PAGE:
Some email marketers have also used "video gifs" as fallbacks for HTML5 videos. Unfortunately, while these will play on most email clients, the images are huge (think megabytes, not kb). The image quality is also fairly low, which is why while a few retailers tried these around 2008/2009, they’re rarely seen now. Other marketers have had some success with embedding YouTube videos in Gmail, but that's not a widely used tactic anymore.


The world of email marketing is changing every day, and as more and more brands recognize the value of email marketing – the more difficult it is to stand out in your customers’ inboxes. One way brands can differentiate themselves in email is through video. In fact, including video in your email marketing campaigns and subject lines can increase open rates by 19% and click-through-rates of 200-300%.

Second place went to Turkish Airlines, with The Selfie Shootout, which depicted sports stars Kobe Bryant and Lionel Messi sending each other self-portraits from a variety of exotic locations to which the airline flies. Third and fourth places, meanwhile, went to Volvo Trucks (with the Epic Split ad, featuring Jean-Claude van Damme) and Google (with its Chrome For campaign).
Email campaigns that stand out and bring about a sense of emotion are great to get subscribers sharing with others. Creating calls to actions and valuable content within your email that is timely and closely related to what your subscribers care about will help the virality of your email campaign. In a world where 20% of subscribers open email newsletters it is important to segment your audience to deliver the best content possible and also create clear calls to action so subscribers don’t need to think about what they need to do with your message.
What does this mean from a marketing perspective? Video is quickly becoming the number one way to connect with consumers, viewers, and followers.Between the automatic video-playback on most social media mobile feeds, and the 2.08 billion global smartphone users in 2016, an effective video marketing strategy can provide one of the highest ROIs for any brand’s digital marketing strategy.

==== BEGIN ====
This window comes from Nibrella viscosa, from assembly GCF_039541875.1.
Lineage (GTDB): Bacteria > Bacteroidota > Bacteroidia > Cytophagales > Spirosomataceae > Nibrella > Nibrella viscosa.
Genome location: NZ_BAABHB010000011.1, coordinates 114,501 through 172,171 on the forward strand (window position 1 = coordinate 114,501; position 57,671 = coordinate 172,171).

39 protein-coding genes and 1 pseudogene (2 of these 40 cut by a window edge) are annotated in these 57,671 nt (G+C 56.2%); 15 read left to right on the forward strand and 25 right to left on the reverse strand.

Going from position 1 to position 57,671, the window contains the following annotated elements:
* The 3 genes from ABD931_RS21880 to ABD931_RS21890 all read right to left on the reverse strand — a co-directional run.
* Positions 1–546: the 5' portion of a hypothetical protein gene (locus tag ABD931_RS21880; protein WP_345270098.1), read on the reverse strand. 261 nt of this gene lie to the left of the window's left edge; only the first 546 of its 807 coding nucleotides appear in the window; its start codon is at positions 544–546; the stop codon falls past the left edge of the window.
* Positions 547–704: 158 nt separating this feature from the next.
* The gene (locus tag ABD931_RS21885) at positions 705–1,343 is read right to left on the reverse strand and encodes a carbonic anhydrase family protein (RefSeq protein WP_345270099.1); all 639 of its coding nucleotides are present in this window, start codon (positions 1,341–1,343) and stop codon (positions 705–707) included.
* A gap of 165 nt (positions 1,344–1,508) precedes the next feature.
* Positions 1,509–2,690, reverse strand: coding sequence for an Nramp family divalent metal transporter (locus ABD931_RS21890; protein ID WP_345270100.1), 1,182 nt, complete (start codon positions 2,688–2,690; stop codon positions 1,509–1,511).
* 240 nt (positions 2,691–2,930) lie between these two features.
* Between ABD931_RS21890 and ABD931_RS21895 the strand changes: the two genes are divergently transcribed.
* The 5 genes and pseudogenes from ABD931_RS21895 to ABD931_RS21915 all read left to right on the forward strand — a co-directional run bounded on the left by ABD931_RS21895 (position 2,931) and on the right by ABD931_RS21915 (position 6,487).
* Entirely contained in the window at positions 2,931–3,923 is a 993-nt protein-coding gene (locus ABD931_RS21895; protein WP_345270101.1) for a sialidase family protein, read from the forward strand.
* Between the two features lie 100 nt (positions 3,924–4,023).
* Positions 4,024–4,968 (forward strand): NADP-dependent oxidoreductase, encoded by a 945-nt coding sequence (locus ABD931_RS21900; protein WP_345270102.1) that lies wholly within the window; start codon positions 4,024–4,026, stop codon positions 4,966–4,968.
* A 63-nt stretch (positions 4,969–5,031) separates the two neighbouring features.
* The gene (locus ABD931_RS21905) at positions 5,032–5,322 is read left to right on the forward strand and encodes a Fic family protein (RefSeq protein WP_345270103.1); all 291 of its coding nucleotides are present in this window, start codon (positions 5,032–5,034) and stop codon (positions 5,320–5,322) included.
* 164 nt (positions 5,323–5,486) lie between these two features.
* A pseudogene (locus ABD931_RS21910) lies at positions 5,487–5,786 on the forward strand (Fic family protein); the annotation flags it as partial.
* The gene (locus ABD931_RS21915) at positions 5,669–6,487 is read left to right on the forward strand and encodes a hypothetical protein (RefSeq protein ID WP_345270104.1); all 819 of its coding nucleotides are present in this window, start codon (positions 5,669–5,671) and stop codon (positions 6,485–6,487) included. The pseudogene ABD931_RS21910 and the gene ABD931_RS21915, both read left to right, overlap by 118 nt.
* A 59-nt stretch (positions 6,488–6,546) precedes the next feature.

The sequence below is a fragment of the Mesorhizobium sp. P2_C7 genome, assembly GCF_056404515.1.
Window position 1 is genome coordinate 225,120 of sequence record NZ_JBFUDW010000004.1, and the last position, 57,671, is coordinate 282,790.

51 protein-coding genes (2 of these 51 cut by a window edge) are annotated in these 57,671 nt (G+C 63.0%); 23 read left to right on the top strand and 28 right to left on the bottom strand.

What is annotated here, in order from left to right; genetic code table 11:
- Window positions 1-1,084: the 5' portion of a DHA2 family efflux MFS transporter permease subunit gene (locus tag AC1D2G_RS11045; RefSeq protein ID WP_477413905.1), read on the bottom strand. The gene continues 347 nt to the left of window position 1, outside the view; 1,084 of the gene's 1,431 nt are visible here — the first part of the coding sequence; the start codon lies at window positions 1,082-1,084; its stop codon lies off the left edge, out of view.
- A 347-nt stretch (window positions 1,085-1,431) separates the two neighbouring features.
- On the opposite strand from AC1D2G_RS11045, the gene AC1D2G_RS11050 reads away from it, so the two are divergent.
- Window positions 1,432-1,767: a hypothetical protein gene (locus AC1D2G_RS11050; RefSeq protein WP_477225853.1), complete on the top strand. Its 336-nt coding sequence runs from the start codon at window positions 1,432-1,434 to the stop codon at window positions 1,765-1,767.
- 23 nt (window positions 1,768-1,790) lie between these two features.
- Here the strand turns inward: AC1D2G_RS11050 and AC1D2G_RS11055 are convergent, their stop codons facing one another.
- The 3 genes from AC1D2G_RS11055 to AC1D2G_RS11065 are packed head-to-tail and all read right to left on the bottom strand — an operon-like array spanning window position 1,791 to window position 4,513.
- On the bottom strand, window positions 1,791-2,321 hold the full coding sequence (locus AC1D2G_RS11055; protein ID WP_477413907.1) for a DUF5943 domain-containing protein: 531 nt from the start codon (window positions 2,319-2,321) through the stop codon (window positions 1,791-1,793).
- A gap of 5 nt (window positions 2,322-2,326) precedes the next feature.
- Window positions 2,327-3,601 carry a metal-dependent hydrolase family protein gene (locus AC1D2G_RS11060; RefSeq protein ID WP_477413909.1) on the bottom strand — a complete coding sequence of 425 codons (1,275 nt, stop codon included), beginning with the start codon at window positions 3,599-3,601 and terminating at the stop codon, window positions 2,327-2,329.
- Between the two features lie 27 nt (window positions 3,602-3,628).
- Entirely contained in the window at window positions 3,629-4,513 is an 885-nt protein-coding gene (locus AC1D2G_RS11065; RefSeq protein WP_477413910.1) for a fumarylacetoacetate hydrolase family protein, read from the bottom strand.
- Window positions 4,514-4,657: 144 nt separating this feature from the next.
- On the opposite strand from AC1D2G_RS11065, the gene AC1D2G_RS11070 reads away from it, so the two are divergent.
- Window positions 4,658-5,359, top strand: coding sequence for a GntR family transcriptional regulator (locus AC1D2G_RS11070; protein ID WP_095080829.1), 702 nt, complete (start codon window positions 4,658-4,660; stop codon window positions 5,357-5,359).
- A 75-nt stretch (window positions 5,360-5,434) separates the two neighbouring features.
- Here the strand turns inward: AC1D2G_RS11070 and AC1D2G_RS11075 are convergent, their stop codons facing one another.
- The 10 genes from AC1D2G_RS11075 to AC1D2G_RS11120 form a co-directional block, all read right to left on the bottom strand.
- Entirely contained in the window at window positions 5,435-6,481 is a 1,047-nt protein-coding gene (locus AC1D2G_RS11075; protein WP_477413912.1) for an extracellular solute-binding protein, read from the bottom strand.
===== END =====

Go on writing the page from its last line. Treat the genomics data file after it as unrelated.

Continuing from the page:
Does this video take the 90’s tech vibe too far? Maybe – but it also does a great job at clearly explaining all the benefits to the razor in comparison to anything else on the market. Consumers comparison shop now more than ever. And, for products typically bought in-store, like Razors, it essential to have a video that shows consumers all the things they’d look for when purchasing in person.

Show the world an especially funny or cute animal. There's no beating a cute animal for working your way into your audience's hearts. Cute animals have an almost universal appeal — there's something about watching a baby puppy take its first steps, for instance, that can warm even the coldest hearts. If you have an adorable pet or you happen to stumble across a heartwarming interaction at the zoo, take your phone out and start recording!
There are many ways to “go viral” from a marketing perspective. There are no viral marketing techniques which work for all industries so a tailored approach which includes one or more viral marketing channels is important. Videos are the most popular way, but social media posts, search engine result pages (SERPs), email marketing campaigns and even TV advertisements have created viral, trending content for companies, either on purpose or accidentally. There are many different types of viral marketing, but they can be lumped into three categories – content created by a business about their products, content created by others about a business’s products, and content that businesses pay influencers to create about their products through advertising and sponsorship. Below we talk about these types of viral marketing to highlight the variety of strategies you could have.